I'm feeling a pendular swing back to more production and away from "good enough." I think that means companies have money again and they are starting to lose the fear of investing it on their brands.
But the change also means that more and more clients are really asking for video content. Interviews, product demos, stuff to stick on the web, stuff to play in meetings and presentations, and all the rest. I enjoy delivering the content but I enjoy even more working in collaboration with good editors who can and want to take care of the back end. This probably explains my current attraction to the Sony cameras I've been using, the a77's. They may not be as good as a $10,000 production video camera but for a hybrid tool they are pretty darn good. And if, going forward, half of my billings are coming from leading clients through simple but very well lit and well crafted interviews then when choosing my shooting cameras I'll be weighting more and more of the buying decisions around not only their ultimate image quality but also their ability to help me make profitable motion content for already happy clients. If I were a hobbyist I would not give a crap about the video potential of a camera but as a working stiff I can't see how it helps me to be a purist and turn down synergistic and good paying work, just because the images move and people talk.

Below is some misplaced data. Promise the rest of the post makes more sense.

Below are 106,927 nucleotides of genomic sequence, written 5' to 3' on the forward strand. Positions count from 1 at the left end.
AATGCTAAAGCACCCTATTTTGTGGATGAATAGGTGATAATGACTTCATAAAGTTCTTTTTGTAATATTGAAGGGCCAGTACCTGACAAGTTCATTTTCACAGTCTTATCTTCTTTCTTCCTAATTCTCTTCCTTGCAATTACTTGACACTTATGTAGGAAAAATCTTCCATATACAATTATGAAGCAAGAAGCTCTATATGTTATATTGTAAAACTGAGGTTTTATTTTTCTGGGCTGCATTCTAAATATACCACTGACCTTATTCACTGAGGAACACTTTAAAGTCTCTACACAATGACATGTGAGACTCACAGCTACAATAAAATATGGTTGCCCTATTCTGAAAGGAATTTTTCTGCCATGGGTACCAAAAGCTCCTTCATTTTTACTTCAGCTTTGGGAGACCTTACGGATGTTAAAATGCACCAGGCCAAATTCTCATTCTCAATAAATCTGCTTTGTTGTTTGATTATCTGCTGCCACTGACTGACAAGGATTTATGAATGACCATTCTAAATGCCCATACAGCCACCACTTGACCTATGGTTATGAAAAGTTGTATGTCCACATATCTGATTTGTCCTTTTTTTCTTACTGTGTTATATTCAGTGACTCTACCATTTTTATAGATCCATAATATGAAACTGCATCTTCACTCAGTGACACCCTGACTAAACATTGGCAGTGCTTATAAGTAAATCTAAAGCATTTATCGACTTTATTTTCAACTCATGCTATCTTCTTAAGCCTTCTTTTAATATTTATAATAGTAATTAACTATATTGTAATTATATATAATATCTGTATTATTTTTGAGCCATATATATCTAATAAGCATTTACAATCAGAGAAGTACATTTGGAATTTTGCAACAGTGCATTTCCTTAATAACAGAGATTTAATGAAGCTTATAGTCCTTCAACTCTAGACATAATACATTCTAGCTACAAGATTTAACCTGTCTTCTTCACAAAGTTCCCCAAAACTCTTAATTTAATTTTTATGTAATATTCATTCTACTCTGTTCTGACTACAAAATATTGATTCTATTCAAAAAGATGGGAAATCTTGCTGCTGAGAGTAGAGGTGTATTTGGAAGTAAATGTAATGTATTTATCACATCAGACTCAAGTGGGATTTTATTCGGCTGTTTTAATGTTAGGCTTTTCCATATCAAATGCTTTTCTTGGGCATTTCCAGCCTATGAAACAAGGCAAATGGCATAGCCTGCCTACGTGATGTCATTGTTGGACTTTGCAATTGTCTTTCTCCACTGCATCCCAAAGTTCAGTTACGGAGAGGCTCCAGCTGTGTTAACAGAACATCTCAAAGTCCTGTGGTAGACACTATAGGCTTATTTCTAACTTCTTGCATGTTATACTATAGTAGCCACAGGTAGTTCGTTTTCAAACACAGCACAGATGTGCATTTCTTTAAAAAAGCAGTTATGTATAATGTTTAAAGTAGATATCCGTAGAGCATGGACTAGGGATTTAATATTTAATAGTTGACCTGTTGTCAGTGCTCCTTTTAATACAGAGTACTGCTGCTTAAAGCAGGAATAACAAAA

From a hobby point of view (and yes, I still consider photography my hobby as well as my vocation...) I see the gear getting more and more interesting now that companies have figured out how to make most stuff work well. But I am unsettled by one trend that I think plays against our enjoyment of the work as art and that's the scarcity of opportunities to come together and share work face to face. I'll admit it, I like shows of prints. The bigger the better. And I want a chance to meet the artist.
Sure, we can put stuff up on Flickr and Google+ and just about anywhere else but that's hardly a serious venue for serious efforts. And so many in your hoped for audience are looking at the images you sweated bullets to get on little cell phone screens and iPads and older laptops. It doesn't do justice to most people's vision. And this kind of virtual sharing is so disconnected. So ephemeral.
What I'd love to see in every city and in as many neighborhoods as possible would be venues where interested artists could stage actual, real, physical shows and invite friends, family, colleagues and competitors to experience your work just as you intended it to be seen. A while ago I did a show of prints from my favorite black and white negatives from Rome. As you probably know if you've been reading the blog for while I shot most of the images on medium format films. One of the benefits of doing that is you can scale up prints to really large sizes without losing the integrity of your photographs. My show was in a small venue. A restaurant owned by a dear friend. We covered the walls with thirty by thirty inch images, surrounded by ample white mats in 48 by 48 inch black frames.